(CNN) -- The Philippine House of Representatives and Senate were meeting Monday to debate the imposition of martial law in the country's south by President Gloria Macapagal-Arroyo in the aftermath of last month's massacre of 57 civilians.
As required by law, the president issued a report Sunday explaining her reasons for making the proclamation for the province of Maguindanao.
"Lawless elements have taken up arms and committed public uprising against the duly constituted government and against the people of Maguindanao," Arroyo said in a 20-page letter to the leaders of the House and Senate.
Martial law went into effect Friday night, allowing arrests without a warrant. Army spokesman Lt. Col. Romeo Brawner Jr. said it was necessary to impose peace following what has been called a politically motivated massacre. He added that Congress would have to approve any extension beyond 60 days.
The House and Senate might jointly convene on Tuesday to discuss the president's report, House Speaker Prospero Nograles said Sunday, according to the Philippine News Agency.
The debate began as elite forces of the Philippine National Police clashed in the town of Datu Unsay with suspected followers of the politically powerful Ampatuan family, which has been implicated in the massacre, the Philippine News Agency reported Monday.
Reports said the armed men offered stiff resistance on Sunday against government security forces in a 10-minute firefight, withdrawing after government reinforcements arrived. No casualties were reported on either side.
Charges of rebellion will be leveled against many of those arrested since martial law was implemented, Philippine Justice Secretary Agnes Devanadera said Saturday, CNN affiliate ABS-CBN reported.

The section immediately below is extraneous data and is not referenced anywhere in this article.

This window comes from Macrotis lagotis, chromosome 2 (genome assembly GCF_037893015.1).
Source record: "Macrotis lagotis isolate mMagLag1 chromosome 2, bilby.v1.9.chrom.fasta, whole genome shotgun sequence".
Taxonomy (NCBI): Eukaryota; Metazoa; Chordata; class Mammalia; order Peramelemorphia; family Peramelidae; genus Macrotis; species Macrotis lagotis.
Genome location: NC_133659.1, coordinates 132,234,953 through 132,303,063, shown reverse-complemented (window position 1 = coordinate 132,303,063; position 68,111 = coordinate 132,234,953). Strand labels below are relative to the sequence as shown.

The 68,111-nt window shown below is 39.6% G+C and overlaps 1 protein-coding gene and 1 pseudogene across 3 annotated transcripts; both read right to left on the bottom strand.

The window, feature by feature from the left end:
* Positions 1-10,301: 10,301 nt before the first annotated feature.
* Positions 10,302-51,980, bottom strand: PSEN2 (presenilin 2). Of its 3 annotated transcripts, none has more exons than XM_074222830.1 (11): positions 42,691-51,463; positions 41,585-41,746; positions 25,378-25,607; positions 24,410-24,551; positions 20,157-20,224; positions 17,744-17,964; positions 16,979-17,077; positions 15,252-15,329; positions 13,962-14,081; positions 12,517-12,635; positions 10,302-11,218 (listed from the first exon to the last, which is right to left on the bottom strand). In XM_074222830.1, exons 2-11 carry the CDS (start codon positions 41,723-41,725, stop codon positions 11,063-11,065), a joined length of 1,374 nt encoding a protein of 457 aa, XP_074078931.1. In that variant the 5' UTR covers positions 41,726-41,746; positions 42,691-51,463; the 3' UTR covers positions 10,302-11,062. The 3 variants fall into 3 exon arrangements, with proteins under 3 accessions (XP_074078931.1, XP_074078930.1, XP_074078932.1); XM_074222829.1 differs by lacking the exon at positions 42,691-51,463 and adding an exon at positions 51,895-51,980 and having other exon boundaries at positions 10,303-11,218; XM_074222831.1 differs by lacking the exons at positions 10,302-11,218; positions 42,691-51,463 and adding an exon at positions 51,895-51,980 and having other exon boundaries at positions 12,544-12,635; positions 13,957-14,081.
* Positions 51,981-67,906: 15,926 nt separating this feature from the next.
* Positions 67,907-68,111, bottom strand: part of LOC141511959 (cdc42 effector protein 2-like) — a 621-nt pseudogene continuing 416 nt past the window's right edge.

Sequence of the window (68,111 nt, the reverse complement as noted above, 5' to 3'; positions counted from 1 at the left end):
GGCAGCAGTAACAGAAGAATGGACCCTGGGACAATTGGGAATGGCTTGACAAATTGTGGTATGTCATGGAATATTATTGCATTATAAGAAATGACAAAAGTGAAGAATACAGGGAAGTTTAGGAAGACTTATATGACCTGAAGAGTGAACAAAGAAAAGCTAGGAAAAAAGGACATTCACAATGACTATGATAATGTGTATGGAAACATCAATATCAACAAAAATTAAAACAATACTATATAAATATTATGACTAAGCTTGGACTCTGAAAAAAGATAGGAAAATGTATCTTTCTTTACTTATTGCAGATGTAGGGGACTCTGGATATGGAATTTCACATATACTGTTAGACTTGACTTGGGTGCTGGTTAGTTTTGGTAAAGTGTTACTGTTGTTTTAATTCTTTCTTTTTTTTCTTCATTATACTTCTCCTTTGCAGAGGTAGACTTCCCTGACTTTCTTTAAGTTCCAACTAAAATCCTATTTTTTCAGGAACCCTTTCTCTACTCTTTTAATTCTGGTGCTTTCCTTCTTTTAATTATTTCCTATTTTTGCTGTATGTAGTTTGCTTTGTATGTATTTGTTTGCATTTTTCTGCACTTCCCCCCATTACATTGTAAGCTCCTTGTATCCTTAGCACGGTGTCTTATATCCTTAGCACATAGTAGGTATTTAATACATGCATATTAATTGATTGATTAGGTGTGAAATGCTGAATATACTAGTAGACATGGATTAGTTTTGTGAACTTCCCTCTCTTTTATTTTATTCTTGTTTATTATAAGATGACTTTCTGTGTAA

At least six members of the Ampatuan family have been arrested, including Datu Unsay Mayor Andal Ampatuan Jr., according to ABS-CBN. Ampatuan, whose father is governor of Maguindanao, has been accused of directing the killings and has been charged with 25 counts of murder.
One of the massacre victims implicated members of the Ampatuan family before she died, the affiliate reported.
Over the weekend, authorities raided at least one warehouse and ranch belonging to the family. They confiscated firearms, ammunition and vehicles, Maj. Randolph Cabangbang, deputy of operations for the eastern Mindinao command, told CNN.
The military was looking at arresting at least 100 people tied to the massacre, ABS-CBN reported. The Philippine military is investigating its own forces in connection with the case as well, Brawner said.
Asked why martial law was imposed 12 days after the killings, Cabangbang said authorities "were trying to build a case, a tight case" against suspects.
"But it is taking long to build a case, so I think the government gave us a free hand in arresting those who are suspects, and allowed us to search, even without warrant. So we really need this declaration of state of martial law."
Violence in the run-up to elections is not uncommon in the country. The Maguindanao massacre, however, is the worst politically motivated violence in recent Philippine history, according to state media.
The victims included the wife and sister of political candidate Ismael "Toto" Mangudadatu, who had sent the women to file paperwork allowing him to run for governor of Maguindanao. He said he had received threats from allies of Gov. Andal Ampatuan Sr., the father of the accused mayor, saying he would be kidnapped if he filed the papers himself.
Maguindanao is part of an autonomous region in predominantly Muslim Mindanao, which was set up in the 1990s to quell armed uprisings by people seeking an independent Muslim homeland in the predominantly Christian Asian nation.